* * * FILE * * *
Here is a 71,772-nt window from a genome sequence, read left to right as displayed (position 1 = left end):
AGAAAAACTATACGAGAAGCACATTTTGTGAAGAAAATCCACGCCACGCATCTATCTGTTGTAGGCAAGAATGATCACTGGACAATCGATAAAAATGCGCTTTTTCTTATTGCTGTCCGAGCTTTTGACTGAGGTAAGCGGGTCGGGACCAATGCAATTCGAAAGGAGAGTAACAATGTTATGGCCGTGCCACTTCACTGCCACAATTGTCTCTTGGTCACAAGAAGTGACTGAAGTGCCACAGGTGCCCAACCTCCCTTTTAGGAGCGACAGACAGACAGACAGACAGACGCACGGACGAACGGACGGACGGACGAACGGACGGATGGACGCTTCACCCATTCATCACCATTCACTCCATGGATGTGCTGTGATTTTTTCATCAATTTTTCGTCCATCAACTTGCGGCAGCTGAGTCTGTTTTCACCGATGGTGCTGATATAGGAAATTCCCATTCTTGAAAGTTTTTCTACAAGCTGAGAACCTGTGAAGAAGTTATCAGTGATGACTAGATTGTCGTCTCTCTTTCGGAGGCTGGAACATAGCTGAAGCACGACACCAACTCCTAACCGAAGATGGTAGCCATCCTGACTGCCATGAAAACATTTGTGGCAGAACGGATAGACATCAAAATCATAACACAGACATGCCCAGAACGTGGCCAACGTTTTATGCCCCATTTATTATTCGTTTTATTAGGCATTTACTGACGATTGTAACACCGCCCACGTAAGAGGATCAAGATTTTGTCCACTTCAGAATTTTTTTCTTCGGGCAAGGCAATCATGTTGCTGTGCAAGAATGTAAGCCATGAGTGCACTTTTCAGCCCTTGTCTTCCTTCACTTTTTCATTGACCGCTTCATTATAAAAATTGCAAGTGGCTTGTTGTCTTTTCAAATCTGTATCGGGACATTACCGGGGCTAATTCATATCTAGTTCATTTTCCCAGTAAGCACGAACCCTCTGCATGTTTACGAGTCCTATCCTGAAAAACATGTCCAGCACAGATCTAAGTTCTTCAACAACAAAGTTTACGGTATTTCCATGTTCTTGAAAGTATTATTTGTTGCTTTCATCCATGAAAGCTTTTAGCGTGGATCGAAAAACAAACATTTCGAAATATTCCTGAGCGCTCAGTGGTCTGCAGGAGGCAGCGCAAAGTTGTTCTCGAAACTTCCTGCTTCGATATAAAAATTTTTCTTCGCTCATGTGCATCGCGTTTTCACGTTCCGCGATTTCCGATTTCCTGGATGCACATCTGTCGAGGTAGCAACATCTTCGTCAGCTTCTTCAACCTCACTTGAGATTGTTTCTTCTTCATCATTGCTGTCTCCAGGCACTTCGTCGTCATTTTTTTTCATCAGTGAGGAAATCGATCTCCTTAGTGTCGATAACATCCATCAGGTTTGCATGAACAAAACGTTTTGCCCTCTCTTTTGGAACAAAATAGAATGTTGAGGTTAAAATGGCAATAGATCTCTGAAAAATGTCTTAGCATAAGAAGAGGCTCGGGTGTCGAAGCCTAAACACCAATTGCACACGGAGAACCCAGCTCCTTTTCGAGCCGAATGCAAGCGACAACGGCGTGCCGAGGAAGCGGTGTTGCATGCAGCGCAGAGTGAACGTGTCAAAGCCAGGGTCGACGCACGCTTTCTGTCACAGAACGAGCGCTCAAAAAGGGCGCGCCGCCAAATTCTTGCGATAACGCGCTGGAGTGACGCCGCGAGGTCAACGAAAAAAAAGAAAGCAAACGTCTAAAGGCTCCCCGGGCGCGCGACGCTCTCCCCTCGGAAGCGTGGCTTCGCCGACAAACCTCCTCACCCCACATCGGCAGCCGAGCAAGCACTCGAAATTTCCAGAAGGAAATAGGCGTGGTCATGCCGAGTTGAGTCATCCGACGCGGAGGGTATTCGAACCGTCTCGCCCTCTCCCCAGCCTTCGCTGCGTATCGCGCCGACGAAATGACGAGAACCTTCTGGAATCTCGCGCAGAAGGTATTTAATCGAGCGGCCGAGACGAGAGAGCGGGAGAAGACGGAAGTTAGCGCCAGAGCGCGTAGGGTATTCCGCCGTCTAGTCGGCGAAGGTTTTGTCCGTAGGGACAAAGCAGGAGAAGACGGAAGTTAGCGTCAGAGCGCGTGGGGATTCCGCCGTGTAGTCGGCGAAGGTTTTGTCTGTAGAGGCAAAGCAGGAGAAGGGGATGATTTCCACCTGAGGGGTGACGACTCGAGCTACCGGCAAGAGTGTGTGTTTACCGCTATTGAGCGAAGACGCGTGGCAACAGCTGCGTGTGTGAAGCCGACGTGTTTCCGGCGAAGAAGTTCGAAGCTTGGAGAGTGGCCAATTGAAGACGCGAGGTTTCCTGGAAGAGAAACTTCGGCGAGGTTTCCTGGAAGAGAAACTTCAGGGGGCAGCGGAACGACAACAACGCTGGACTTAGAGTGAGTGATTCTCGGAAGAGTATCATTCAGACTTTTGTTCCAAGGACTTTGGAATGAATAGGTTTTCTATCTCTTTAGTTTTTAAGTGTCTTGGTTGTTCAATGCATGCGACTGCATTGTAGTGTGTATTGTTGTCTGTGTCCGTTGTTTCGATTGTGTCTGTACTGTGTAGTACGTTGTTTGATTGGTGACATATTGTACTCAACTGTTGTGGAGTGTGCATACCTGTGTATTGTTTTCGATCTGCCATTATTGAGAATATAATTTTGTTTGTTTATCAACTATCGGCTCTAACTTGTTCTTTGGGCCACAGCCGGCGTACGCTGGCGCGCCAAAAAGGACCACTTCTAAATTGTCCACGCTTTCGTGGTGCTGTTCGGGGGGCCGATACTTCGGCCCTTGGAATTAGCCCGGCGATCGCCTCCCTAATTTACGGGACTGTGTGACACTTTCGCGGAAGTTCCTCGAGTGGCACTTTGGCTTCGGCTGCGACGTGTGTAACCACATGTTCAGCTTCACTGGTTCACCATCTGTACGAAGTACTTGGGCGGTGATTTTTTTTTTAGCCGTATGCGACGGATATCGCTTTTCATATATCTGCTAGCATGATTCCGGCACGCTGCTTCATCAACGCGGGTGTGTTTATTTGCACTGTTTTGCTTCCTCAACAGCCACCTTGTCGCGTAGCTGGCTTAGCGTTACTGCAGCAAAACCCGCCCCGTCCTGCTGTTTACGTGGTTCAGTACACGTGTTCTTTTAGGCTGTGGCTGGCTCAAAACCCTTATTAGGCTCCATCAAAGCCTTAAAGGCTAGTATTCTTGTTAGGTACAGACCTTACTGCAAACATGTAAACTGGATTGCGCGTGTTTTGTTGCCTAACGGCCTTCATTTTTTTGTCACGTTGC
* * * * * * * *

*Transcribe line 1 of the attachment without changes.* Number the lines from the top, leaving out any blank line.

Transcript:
Here is a 71,772-nt window from a genome sequence, read left to right as displayed (position 1 = left end):